How to let go of the ‘can’t rant’ and other ways to stop sabotaging your own success
Today’s post is by Keren Eldad.
Overachievement is a concept that’s seemingly become a gold standard on how to become a “superstar” in business, career goals, and life overall. Just Google search “how to overachieve” and the web will dutifully deliver over 355,000 resources to help propel your prosperity.
In today’s fast-paced business climate, masses have surrendered themselves to overachievement in pursuit of business and career success. Not just ordinary success, but rather the kind that exceeds expectations courtesy of excessive “above and beyond” effort put forth. Some relent to a life of overachievement willingly and enthusiastically as they yearn to earn, while others grievously succumb to a multitude of pressures (both external and self-inflicted) and work themselves to extremes in order to achieve and maintain an enviable stature and lifestyle overall.
While overachievement certainly has it’s tremendous share of virtues, having induced profound innovation, breakthroughs, productivity, and abundance for individuals, organizations, industries, and economies at large, there’s oft a dark side to this extreme approach to advancement. For some, yes, dreams come true, but throngs of others miss the mark despite best efforts. This often happens because they’re aiming for achievements instead of at a deeper understanding of themselves and of what they want.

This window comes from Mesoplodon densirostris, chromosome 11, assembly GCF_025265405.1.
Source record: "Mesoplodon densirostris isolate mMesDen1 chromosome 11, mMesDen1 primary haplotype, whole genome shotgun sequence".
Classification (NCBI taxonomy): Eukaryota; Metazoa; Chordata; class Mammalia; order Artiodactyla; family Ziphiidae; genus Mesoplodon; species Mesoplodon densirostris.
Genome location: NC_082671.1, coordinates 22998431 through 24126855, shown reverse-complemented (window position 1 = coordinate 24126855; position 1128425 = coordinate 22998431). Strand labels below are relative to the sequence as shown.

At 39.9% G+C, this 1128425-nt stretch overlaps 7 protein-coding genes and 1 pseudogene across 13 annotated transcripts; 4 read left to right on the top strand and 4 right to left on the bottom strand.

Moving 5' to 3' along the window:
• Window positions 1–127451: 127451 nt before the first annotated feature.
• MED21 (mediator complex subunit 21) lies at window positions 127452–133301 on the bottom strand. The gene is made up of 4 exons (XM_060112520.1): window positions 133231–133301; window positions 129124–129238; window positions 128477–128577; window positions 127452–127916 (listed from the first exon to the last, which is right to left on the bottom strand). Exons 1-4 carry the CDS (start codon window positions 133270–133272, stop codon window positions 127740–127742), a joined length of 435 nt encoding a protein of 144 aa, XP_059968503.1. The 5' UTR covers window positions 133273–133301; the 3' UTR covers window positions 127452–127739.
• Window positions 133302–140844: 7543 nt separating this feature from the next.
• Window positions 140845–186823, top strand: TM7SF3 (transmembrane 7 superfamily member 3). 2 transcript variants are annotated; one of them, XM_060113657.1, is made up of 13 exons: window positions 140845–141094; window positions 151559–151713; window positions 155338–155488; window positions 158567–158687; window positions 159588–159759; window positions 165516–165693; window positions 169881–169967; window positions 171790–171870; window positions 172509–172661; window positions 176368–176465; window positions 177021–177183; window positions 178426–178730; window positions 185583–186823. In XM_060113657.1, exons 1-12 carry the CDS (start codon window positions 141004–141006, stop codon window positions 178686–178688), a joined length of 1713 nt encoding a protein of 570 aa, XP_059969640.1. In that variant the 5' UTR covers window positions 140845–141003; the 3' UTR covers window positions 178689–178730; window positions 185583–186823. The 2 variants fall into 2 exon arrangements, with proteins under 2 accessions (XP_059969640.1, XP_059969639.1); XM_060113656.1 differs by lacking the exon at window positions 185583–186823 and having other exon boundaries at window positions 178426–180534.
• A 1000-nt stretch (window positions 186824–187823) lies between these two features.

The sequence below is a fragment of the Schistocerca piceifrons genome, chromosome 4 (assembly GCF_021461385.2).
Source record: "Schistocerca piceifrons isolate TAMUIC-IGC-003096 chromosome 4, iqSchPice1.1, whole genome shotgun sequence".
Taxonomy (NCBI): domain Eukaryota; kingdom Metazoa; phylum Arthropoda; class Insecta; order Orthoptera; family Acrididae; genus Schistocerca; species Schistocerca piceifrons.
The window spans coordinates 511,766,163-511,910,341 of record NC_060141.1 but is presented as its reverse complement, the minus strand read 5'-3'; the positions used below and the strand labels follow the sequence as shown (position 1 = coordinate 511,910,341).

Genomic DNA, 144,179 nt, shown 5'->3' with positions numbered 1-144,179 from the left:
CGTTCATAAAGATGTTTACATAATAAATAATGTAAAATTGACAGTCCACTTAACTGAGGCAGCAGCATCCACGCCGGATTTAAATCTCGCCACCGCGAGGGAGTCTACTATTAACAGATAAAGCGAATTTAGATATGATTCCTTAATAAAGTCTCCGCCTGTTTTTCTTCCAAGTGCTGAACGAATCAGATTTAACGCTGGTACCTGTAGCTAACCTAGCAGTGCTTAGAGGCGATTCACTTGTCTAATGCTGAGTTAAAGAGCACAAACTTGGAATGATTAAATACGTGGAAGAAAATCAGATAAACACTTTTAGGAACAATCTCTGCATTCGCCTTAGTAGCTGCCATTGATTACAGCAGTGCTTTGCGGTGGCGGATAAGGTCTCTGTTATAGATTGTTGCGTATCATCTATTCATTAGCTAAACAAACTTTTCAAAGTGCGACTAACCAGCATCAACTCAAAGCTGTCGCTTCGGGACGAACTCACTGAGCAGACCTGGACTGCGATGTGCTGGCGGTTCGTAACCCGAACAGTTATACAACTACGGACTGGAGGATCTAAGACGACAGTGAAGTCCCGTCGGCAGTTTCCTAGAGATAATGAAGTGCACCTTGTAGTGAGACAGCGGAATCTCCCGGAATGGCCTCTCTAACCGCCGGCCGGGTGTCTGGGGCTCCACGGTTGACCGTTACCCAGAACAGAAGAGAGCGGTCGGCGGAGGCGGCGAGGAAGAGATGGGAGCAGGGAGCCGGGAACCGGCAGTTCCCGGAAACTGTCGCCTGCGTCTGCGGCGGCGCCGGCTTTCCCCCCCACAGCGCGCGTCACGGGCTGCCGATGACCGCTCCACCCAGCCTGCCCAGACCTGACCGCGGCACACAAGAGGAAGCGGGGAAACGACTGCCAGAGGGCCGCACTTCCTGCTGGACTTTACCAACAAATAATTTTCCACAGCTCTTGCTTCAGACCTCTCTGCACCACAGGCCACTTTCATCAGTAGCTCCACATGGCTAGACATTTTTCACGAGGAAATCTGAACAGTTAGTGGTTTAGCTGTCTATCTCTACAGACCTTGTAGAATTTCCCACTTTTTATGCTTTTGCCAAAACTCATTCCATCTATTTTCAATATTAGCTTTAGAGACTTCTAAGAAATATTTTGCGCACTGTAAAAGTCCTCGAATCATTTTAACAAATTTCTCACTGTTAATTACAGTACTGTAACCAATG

It’s a silent story shared by many who present a happy, accomplished and enviable image: one of putting on pretenses and internally writhing with angst and anxiety, of never having enough, of insecurity, doubt and dissatisfaction—a state I have coined the ‘Superstar Paradox. The paradox is when pursuing the illusory things we think we want actually produces undesirable results like strain to keep up low self-worth and general unhappiness—and those consequences actually impede our ability to attain what we want. It can become an exhausting and hugely debilitating vicious circle.
Below, are the five foundational insights to help ensure some of your overachievement behaviors or mindsets won’t actually be undermining your success—or your level of life satisfaction even after you’ve actually realized superstar status.